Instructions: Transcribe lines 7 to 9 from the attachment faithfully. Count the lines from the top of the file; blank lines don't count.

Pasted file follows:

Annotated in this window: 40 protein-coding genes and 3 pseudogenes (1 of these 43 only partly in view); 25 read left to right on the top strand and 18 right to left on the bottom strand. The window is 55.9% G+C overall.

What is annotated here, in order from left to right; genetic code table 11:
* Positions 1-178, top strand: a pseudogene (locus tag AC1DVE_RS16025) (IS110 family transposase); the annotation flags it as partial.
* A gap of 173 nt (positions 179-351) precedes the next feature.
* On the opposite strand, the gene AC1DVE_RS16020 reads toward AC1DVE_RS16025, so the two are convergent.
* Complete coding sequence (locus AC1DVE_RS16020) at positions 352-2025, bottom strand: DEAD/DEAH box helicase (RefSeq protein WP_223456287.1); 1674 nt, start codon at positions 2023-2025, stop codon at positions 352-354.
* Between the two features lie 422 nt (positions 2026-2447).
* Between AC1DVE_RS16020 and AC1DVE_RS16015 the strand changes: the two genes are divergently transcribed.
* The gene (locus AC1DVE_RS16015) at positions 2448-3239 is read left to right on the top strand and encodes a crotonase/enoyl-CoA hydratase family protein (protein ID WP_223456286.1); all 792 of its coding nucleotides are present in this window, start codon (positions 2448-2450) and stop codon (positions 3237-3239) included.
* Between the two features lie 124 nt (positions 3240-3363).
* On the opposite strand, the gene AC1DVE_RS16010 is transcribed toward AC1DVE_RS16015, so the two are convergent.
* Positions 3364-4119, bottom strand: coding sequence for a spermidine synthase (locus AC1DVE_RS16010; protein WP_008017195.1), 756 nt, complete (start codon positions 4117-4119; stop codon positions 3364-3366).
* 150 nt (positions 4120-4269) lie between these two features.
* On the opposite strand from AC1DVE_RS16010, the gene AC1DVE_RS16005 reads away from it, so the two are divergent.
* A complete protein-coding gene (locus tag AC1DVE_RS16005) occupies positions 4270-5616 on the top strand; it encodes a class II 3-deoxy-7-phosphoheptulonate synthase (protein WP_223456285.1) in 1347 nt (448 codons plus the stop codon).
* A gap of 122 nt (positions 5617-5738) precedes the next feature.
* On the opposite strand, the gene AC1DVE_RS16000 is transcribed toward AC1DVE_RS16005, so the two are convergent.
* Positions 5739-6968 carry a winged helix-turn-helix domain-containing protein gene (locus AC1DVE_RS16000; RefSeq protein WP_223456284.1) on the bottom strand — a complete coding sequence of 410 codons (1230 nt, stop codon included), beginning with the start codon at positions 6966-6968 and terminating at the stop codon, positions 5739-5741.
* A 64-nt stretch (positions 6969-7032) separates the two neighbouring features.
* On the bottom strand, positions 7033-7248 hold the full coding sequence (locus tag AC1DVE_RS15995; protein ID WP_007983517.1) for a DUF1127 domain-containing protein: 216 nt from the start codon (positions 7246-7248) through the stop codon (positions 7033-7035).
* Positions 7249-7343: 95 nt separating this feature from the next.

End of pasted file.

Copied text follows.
* Between the two features lie 422 nt (positions 2026-2447).
* Between AC1DVE_RS16020 and AC1DVE_RS16015 the strand changes: the two genes are divergently transcribed.
* The gene (locus AC1DVE_RS16015) at positions 2448-3239 is read left to right on the top strand and encodes a crotonase/enoyl-CoA hydratase family protein (protein ID WP_223456286.1); all 792 of its coding nucleotides are present in this window, start codon (positions 2448-2450) and stop codon (positions 3237-3239) included.